Bassett  Family

Thursday, July 18, 1912
page 1, column 3
Long In Lineage, Achievements, Honors And Victories
Its History Goes Back Of William The Conqueror
In March Of Centuries Many Have Played Their Parts Well
Right Here In Shelby County,
Where They Have Earned And Maintained Most Worthy and
Honorable Names As Enterprising Public Spirited Citizens,
Standing For The Best Things For Our Citizenship
          The Bassett Family so well known in this county, held their reunion at the Shelbyville fair grounds today, it was a big affair indeed, most delightful and enjoyable in many particulars.  The Bassett family is an ancient one, tracing back to France before the days of William the Conqueror.  Many of them stood out as leaders in those warlike times and were aids and counsellors of Kings, eminent on the bench and otherwise distinguished.  Some of the Bassett's came early to this country, William Bassett reaching Plymouth Rock in 1621.  He would have been here on the Mayflower, but waited a year for a bride, and from what I know of a number of Bassett men now, William Bassett was a genuine Bassett.  These Shelby county Bassett's would wait, not only one year for a good wife, but several years, but they would most assuredly wage a most strenuous and ardent campaign to win her sooner. In this column is given a brief sketch of the Bassett family and it is an honorable history.  While the present Bassett's are proud of their ancestors, the ancient Bassett's, could they but know, would be equally as proud of their descendants.  The Bassett's of today, who keep step with the march and progress of events occupy places in the front ranks in the vocations and businesses in which they are called. Now as to the ladies. They certainly lose nothing by a comparison with their progenitors, who may have associated with Queens and princesses in their own right, born so and crowned as such by the hands of loving and tender hands of fathers, brothers, sons and sweethearts, and it is with sweet and royal grace they wore those crowns. As to the culinary art, I am putting all my money on the ladies of the Bassett family of today. Those living right here in Shelby county. Even the famous Martha, whose husband had inscribed on her tombstone "My wife, Martha, her picked up dinners were a perfect success," is not in this class. Her husband would have fared much better if he had been with us today under the shade of the old beech trees in the Shelby county fair grounds.  The dinner was bounteous and superb in every particular, it was a joy and delight to be there.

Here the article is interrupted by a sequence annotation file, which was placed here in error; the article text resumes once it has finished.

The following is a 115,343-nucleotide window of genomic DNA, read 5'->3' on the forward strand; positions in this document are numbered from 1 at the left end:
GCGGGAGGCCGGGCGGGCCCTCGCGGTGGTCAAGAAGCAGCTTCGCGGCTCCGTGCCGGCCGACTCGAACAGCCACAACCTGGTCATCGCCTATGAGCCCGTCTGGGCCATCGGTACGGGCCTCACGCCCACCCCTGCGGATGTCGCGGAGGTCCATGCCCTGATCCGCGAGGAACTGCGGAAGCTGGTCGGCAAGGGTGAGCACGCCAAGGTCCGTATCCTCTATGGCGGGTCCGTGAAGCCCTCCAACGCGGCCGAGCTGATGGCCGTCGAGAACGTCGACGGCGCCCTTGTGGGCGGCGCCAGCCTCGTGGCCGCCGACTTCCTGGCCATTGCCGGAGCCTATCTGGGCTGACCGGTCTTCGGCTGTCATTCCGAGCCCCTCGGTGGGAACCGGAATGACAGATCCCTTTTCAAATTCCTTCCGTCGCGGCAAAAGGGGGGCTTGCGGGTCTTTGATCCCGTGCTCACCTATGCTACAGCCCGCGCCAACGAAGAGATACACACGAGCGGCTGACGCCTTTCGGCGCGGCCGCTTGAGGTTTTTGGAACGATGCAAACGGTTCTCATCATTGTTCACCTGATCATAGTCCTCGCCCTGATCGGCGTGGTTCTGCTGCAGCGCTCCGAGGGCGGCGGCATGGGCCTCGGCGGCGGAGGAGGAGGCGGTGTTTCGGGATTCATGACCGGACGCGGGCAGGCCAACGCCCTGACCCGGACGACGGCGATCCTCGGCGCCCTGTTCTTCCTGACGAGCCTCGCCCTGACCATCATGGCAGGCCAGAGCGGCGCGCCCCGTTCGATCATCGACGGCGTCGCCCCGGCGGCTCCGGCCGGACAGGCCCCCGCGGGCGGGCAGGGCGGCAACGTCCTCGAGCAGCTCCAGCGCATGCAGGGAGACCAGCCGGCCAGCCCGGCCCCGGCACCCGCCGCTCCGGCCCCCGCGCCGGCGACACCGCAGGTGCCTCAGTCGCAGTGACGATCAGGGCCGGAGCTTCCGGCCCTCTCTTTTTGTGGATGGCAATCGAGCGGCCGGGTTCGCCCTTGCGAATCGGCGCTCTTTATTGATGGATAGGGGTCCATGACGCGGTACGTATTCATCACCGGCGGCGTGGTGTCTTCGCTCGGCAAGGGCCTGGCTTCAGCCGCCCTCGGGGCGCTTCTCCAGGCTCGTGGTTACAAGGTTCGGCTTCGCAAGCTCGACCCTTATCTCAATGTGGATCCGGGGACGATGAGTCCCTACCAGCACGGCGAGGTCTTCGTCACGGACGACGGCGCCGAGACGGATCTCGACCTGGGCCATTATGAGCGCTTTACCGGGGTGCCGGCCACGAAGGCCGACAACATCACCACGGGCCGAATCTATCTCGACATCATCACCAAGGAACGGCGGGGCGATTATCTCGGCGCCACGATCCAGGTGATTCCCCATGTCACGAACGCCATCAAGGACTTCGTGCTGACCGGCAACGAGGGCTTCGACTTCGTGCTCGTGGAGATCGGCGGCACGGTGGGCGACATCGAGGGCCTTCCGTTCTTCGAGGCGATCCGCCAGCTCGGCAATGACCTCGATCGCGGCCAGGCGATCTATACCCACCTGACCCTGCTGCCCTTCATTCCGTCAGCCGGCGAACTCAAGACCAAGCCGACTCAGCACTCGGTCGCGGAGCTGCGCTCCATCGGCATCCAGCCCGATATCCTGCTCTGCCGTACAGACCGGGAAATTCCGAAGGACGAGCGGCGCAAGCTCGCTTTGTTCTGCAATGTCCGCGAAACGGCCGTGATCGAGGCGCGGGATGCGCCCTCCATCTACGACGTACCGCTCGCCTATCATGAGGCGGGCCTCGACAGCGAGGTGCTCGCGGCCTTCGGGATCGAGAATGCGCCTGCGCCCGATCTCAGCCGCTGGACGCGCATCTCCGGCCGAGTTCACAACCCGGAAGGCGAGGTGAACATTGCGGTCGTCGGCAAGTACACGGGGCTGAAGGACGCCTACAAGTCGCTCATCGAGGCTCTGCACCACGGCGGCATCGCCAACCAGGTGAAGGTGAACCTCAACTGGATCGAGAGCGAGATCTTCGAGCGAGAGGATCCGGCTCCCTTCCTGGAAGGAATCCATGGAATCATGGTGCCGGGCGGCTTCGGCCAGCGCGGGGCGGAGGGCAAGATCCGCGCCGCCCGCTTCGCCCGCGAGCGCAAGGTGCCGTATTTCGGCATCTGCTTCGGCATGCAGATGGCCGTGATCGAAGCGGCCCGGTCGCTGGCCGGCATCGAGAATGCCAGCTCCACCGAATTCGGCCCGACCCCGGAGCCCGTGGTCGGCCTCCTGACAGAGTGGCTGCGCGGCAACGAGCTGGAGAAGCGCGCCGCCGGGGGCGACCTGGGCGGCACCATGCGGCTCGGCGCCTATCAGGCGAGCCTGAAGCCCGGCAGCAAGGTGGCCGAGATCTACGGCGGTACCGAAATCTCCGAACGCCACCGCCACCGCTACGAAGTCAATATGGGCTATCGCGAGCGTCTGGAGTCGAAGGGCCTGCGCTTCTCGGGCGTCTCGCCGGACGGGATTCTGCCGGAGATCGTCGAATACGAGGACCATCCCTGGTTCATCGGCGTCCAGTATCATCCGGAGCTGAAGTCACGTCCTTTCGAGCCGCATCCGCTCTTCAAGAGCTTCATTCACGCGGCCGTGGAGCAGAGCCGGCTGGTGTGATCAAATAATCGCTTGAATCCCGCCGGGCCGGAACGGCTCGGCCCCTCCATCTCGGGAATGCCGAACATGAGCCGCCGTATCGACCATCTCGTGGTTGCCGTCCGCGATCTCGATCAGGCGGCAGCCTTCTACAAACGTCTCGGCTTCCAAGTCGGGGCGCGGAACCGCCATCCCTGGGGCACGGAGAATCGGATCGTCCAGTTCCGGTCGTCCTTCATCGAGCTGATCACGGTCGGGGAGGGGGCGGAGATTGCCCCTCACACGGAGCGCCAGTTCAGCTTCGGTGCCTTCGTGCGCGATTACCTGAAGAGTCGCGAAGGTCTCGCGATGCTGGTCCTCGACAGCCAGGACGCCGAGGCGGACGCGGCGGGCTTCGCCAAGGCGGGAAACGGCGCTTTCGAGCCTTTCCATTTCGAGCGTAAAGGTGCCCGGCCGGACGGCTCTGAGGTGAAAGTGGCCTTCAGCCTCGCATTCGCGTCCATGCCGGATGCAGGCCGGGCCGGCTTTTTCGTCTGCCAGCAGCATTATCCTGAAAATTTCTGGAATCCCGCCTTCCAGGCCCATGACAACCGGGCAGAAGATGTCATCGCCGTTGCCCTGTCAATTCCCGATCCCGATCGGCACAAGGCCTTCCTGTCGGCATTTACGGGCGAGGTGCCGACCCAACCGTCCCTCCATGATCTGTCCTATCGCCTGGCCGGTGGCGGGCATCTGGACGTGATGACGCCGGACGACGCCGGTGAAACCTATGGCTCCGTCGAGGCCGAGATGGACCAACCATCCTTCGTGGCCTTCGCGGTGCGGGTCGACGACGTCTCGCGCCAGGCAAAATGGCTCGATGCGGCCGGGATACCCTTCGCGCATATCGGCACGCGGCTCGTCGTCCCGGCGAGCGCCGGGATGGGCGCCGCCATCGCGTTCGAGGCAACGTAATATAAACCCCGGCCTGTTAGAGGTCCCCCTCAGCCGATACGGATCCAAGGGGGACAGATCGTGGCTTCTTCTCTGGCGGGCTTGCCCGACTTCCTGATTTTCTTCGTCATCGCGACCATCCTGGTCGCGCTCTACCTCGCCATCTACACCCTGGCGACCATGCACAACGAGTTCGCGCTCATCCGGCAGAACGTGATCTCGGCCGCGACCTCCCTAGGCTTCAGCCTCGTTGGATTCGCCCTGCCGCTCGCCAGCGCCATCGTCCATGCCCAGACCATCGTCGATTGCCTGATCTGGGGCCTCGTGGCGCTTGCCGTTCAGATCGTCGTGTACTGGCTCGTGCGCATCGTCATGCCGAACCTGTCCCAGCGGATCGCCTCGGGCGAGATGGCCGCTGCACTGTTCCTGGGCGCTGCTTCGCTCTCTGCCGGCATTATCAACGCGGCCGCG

Nymphas Bassett came to the state of Indiana in the year 1820.  He was always desirous of living on the frontier of civilization.  Probably his ancestors had the same propensities as well as some of his descendants.  He was born in Vermont in about the year 1782 and when a young man moved to New York State where he married Thankful Ann Bruce about the year 1806.  He moved to Ohio about 1816.  When he moved to Indiana in 1820 he settled in Marion township, Shelby county.  He entered several tracts of land and purchased other lands. At one time he owned more than 600 acres.   He tilled the soil and cleared many acres and fitted it for plow. When he was 91 years of age he started in an emigrant wagon to Arkansas to enter and purchase land, and died before reaching his destination.  He was probably related to the Bassett families of the New England States.  The Bassett's are numerous in the East. They have a national association and have prepared the following history of the family, dealing with the origin of the name and achievements. "LeBas is a well known French surname.  The Anglo Saxon form is  Bass,  Basse,  Bassi,  Bassure,  Bassite  or  Bassett. Other variations of the name are  Bassano,  Basselin,  Basseville,  Bassantien  and  Bassianus." It is a popular tradition that the name being of French origin, came from the word Bas, meaning, in the construction, short of stature. Before surnames were known, Henry, for example, was a youth, who may have lacked some inches of being six feet-that was an age of giants-therefore Henry was designated  LeBas. In time the name belonged to him and to his descendants. Or the name may have orginated with Basque. A native of Basque province was spoken of as a Basque, which through corruption became Bass or Bassett. One of the Basque legions has to do with a Bass-Andie, a land mermaid who sits in a cave combing her golden locks with a golden comb. "Bassett-the extra 't' was not added until the fifteenth century - is a name on Battle Abbey Roll. William, the conqueror's grand falconer, who accompanied him from Normandy's, was Thurston de Bassett; from him are descended all who now bear the name. Cornwall and Devonshire have always been strongholds of the family and the mines of Cornwall gave them princely incomes. Two distinguished members were Sir Francis Bassett, vice admiral in the time of Charles I, and another Sir Francis in time of George III, who was made Baron Bassett as well as Baron of  Dunstanville in the time of Henry I. Osmand Bassett was judge of all Britain, so was his great-grandson in the reign of Henry III. Ralph Bassett attended Edward I in the Welsh wars. Our historian mentions the 'Castelet or Pile of Bassett' in Tehidy, Wales. This was Sir Ralph. "Alan Bassett's name appears in the Magna Charta among those of the King's counselors, also his brother Thomas' name. Peter Bassett was bio- grapher of Henry V and his chamberlain and intimate friend. Fulk Bassett, bishop of London, is remembered in the records of St. Paul's Cathedral on account of his gifts to that church. On the parchment of St. George's Chapel, Windsor Castle, is an epitaph to a Colonel Bassett.